No arms, no legs, no worries
At least I’ve got killer calves!
For many years, I struggled to find a single thing I liked about myself. Eventually I’d land on my calves, which garnered compliments long before I understood why the heck anyone would care about what was below the knees—or above them, for that matter!
When I became eligible to give blood on my 17th birthday, I seized that opportunity. Some years before, my godfather had died while waiting for a transplant. I couldn’t give a liver, an eye or a heart, yet, but I could help someone live by donating a pint of blood and an hour of my time.
Did I mention I hate the sight of my blood, or even the thought of it outside my body? I almost passed out every time I gave blood, not because the blood loss itself was substantial—it’s not!—but because mybloodisleavingmybodyomgnonononono.
The nurses all cheered for me when I actually watched them insert the needle on my tenth donation. I watched through the whole transfer process. I confess I still felt a bit faint, but I felt far more strongly the thrill of having given my phobia the finger.
More importantly, I watched that blood flowing and marveled at the thought of what that blood would mean to someone else: life.
That marvel was part of what inspired me to add bedtime prayers—abandoned as a preteen—to my nighttime routine. These prayers little resembled my childhood prayers, instead reflecting my gratitude for all the gifts present in my life. I’d start with my body:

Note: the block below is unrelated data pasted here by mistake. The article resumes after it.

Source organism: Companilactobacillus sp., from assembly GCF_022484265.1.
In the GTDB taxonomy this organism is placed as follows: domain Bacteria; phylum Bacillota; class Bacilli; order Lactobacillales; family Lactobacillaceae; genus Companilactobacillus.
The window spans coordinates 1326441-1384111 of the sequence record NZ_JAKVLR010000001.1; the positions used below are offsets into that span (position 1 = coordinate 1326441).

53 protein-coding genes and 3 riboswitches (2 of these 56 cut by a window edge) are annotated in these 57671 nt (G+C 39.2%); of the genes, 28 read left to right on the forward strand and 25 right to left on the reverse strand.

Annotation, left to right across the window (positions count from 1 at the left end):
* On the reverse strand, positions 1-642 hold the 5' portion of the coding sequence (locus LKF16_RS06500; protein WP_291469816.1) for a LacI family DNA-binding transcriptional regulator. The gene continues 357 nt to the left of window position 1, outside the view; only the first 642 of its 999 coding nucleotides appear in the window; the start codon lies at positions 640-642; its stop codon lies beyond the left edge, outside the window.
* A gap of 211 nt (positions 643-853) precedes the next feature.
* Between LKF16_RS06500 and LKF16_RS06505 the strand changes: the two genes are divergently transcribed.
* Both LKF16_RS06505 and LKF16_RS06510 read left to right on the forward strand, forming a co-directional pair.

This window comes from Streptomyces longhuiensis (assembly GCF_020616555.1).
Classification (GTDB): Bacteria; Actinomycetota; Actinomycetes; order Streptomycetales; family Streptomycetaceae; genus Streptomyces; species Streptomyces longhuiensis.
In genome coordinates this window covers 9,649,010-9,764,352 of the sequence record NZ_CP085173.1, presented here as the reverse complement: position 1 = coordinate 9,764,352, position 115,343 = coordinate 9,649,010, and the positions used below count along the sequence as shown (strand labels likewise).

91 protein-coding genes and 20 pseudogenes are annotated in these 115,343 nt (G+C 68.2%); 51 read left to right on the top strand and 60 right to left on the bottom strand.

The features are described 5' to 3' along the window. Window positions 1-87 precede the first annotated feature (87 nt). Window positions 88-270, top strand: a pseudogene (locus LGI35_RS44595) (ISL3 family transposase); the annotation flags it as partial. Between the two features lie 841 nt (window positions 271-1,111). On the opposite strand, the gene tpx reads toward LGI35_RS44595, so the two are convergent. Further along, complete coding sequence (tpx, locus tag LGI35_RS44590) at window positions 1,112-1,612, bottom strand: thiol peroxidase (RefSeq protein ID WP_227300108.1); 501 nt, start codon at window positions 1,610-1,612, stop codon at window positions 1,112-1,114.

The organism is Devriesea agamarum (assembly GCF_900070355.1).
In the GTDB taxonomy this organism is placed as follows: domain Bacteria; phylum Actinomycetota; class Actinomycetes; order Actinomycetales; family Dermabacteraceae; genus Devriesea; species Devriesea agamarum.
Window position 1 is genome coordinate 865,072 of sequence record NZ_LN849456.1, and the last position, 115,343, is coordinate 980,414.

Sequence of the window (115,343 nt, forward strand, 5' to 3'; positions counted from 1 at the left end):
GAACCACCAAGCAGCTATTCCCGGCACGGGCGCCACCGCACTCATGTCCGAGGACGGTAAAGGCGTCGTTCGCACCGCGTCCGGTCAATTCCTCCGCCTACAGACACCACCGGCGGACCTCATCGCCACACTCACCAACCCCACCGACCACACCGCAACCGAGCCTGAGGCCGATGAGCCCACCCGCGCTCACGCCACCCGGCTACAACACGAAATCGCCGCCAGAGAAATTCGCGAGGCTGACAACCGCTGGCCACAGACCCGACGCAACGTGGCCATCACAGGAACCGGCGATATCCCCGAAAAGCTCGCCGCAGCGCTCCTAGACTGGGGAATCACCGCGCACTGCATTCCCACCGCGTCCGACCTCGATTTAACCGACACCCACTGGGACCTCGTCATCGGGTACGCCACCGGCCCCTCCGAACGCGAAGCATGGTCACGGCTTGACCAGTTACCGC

- Thank you for the soles of my feet, with which I can feel the many textures of the earth
- Thank you for my feet, with which I find balance, albeit sometimes better than others, walk, run, dance, and kick
- Thank you for my ankles, use of which enables me to reach more of those too-high shelves
Once or twice, I’ve made it all the way up to my neck. I’ve never, not even once, stayed awake long enough to start saying thanks for things outside my body.
It’s been easier to see the good in me in the years since I started this praying, and to feel I should not be harsher on myself than I’d be on anyone else I love. I have many flaws, but—like all those beloved by me—I have many good traits as well.
I’d wager the same is true for you. I’d also wager that, even if you don’t believe it now, you might come closer to doing so after watching this phenomenal video:
You are beautiful. Look at yourself through Nick Vujicic’s eyes for a while if you can’t see it yet through your own. Donate a pint of blood (or donate an hour at a blood bank, if you can’t donate blood) and revel in the knowledge that you are a part of the beauty of this world, intimately connected to its other beauties. You can save a life.
Take away that self doubt and you’ll have so much more energy left to laugh, love, and live the dream of being awesomely, unabashedly, you.
This was among posts accidentally deleted from this blog.